Lodsys Agrees to Dismiss Patent Case Against Small Developer for a Charitable DonationLodsys Agrees to Dismiss Patent Case Against Small Developer for a Charitable Donation

Back in May 2011, patent holding firm Lodsys began threatening lawsuits against a number of small iOS developers, alleging infringement of a Lodsys-held patent through the use of Apple’s in-app purchase and upgrade functionalities. The case was an interesting one because small developers were being held liable for their use of Apple’s supported tools for iOS apps, with Apple agreeing to back the developers and claiming that Apple’s existing license with Lodsys automatically extended to cover third-party developers using those tools.Lodsys continued to pressure developers, both large and small, to take out their own licenses for Lodsys’ patents, with many developers choosing to purchase licenses rather than fight in court. Lodsys now claims over 200 licensees for its patents


While news about Lodsys had been relatively quiet through late 2012 and early 2013, the firm once again made a splash in April of this year when it filed suit against Disney, Gameloft, and several other developers and companies. Aside from a brief June announcement from Lodsys noting that Angry Birds developer Rovio has taken a license for Lodsys’ patents, things had once again turned quiet through the middle of this year.But as noted in a blog post today from developer Todd Moore, whose firm TMSOFT is responsible for several dozen iOS and Mac apps, Lodsys has curiously agreed to dismiss its case against him in exchange for an end to the dispute and a mutual charitable donation from the two sides (via @DotComCTO).

The dismissal is with prejudice which means they can never sue my company again for infringing its patents. I did not have to pay any money to Lodsys or sign a license agreement. I also did not sign a confidentially agreement so I’m free to talk about this matter.So what did I have to agree to?1. Never to sue Lodsys over its patents (I otherwise would have the right to ask a court to rule their patents invalid if I wanted)2. Dismiss all motions with prejudice (we had filed a motion to dismiss that also sought to recover my attorneys fees, costs and expenses)3. Make a donation to a mutually agreeable charityMoore notes that the only reason he was able to fight Lodsys in court was that he had pro bono assistance from the Public Patent Foundation, with attorneys there estimating that their time spent on the case could normally have been billed at roughly $190,000 even before it headed to trial. He also highlights the ease with which Lodsys is able to file patent lawsuits against small developers and his continuing efforts at supporting patent reform.It remains unclear whether Lodsys’ move to dismiss the case against Moore and TMSOFT is part of a strategy shift for the firm or if it simply realized that it was not worth pursuing a protracted fight against a small developer receiving free legal representation. We have yet to hear of any similar settlements, although many developers have understandably been reluctant to share details on their own experiences with Lodsys.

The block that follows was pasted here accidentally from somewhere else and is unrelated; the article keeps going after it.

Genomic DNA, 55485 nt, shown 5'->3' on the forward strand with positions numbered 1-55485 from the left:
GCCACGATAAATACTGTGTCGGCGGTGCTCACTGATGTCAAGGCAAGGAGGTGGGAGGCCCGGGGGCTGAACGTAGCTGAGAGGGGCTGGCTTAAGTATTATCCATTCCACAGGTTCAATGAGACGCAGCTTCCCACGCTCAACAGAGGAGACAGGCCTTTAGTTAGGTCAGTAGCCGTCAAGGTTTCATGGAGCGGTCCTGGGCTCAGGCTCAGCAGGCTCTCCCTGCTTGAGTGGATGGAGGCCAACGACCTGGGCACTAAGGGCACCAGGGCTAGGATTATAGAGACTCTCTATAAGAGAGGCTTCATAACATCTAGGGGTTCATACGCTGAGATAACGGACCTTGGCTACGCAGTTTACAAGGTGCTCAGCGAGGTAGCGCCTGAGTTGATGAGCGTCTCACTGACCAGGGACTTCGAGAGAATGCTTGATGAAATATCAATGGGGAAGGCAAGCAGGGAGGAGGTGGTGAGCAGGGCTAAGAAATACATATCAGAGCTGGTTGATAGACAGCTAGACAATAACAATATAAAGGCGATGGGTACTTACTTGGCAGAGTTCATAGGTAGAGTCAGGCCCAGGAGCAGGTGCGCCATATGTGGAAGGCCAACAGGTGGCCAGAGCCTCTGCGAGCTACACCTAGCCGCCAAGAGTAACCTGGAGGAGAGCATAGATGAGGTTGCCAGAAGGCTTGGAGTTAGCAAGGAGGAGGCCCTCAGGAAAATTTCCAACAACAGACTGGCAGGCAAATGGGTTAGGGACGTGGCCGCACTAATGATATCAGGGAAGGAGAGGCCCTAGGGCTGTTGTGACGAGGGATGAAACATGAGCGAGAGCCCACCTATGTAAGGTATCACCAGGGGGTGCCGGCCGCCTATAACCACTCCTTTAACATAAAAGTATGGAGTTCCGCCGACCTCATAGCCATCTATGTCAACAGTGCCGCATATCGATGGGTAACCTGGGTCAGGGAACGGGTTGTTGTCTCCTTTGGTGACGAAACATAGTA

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Wii U’s Spin the Bottle slowed by ‘non-conventional’ QAWii U’s Spin the Bottle slowed by ‘non-conventional’ QA

Spin the Bottle is bottlenecked in QA at Nintendo

Spin the Bottle, the Wii U game that puts players in compromising positions, is held up in QA with Nintendo, developer KnapNok tells My Nintendo NewsSpin the Bottle was originally slated for May, but later received an “early summer” launch window. Now, KnapNok hopes for “mid-August.”

“The game has been done for months now; we are going through the last quality assurance with Nintendo and it has taken way longer than anticipated,” KnapNok says. “One of the problems is that we are doing so much weird stuff with the Wii Remotes, such as pushing buttons with your nose, passing them to each other over your heads and players blindfolded crawling around on the floor trying to find the controller. Each of these things is non-conventional and there are just so many rules and requirements that can go wrong.” learn more about playing online games at https://gamerblok.com/axie-infinity-play-to-earn-game-models-in-cryptocurrency/